Over the past 3 months I have been exploring the general marriage between insurance and blockchain with InsurTech Gateway.
I have been looking at the various business models that the technology enables, along with researching projects that are positioned to bring exciting products to market over 2019. Along the way I have also followed the growing conversation around security tokens and how opinions across the regulatory, commercial and legal landscape are forming. One key element that is clearly needed is collaboration, and it has been great to learn that collaboration is exactly what all of these parties seem to understand. But how efficiently?
My open-ended investigation, particularly this article, focusses on just that: collaboration. Today, I would like to share with you the insights I have gained in relation to my longer post – Digital Securitisation of the World’s Assets: Collaboration across Verticals.
For those of you in a hurry (TLDR):
- Tokenising securities is a way of splitting high value items into smaller parts, that can be stored and traded using blockchain technology. This is, amongst other things, to bring liquidity into previously illiquid markets, such as real estate and art.
- The open source community is naturally very collaborative. This leads to fast progress and a tight focus on innovation instead of competition.
- The FCA has released their guidelines on cryptoassets with 3 more papers to follow, sending positive shockwaves throughout the crypto-community. Understanding regulatory sentiment, if nothing else, is highly valuable for projects in the space.
- As well as collaboration across regulators, lawyers, VC, institutions and entrepreneurs, stakeholders need to continually encourage the spread of knowledge. This will be key in keeping the horizon aligned for everyone involved.
- Fragmentation is inevitable within these different stakeholder groups, from regulators who differ in approach across jurisdictions, to crypto-projects who choose to fight regulation vs work with it. This latter point requires a balance between innovation and global feasibility. The goal is to minimise fragmentation where possible.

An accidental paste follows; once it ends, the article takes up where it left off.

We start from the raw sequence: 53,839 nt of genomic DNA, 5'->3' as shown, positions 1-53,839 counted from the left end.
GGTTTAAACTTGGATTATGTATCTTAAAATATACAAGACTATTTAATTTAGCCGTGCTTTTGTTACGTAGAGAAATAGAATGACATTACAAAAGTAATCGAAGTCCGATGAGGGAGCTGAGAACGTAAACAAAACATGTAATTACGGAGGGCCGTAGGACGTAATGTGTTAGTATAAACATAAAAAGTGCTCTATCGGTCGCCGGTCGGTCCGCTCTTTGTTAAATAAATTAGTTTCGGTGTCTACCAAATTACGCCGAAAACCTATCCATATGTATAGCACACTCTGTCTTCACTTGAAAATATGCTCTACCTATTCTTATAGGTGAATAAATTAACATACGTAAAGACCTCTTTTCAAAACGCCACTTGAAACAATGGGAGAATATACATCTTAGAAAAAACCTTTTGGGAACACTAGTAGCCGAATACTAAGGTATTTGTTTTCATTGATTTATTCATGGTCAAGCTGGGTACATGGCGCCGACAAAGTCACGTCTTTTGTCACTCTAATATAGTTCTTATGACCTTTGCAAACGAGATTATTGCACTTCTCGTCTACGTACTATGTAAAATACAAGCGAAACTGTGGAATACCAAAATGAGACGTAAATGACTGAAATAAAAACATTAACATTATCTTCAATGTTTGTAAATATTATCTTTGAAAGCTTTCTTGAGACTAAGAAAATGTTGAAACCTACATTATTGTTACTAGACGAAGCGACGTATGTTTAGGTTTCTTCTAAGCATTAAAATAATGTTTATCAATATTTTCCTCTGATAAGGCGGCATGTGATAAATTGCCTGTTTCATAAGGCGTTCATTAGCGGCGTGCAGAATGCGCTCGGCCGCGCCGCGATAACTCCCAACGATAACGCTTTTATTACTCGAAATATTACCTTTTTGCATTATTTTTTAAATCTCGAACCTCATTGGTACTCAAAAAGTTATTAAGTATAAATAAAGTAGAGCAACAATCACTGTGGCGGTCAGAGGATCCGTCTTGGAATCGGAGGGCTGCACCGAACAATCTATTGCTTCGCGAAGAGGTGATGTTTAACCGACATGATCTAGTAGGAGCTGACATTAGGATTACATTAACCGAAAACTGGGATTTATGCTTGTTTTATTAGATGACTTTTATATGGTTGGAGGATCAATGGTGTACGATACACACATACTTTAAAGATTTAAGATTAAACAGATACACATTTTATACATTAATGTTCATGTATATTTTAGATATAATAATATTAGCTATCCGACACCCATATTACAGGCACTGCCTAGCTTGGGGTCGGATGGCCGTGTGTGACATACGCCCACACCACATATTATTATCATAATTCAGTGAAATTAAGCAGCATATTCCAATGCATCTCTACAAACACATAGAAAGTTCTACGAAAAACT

- A key way that such fragmentation is avoided is by placing “built-in collaboration” direct into the technology itself. Smart contracts enable autonomous execution of activity that can represent the collaborative effort of consumers, regulators and lawyers in real time.
- With the pending security token standard ERC1400 from the Ethereum community automating processes that are technologically and economically efficient as well as fully compliant is becoming industry standard as we march towards digital securities.
- To encourage more institutional capital into the space the exchanges and custodians are working hard to secure regulatory approval and insurance solutions.
It has been really exciting working with The Gateway as we move into a project of our own, joining the great community in solving some of these big problems. By combining technical and community knowledge with the commercial and insurance force of The Gateway, this partnership is in a strong position to come at these challenges head on, and we are all looking forward to collaborating with more of the space over the coming months.
The birth of Project Jellyfish…
I will be keeping you updated on this learning journey, as we progress through regulatory, commercial, technical and hiring milestones resulting in launching Project Jellyfish to the world.
If you would like to learn more about what we’re building, and potentially get involved, I would love to connect with blockchain fanatics, software developers and insurance pro’s. Please get in touch at email@example.com, I would be delighted to have a no strings attached exploratory conversation.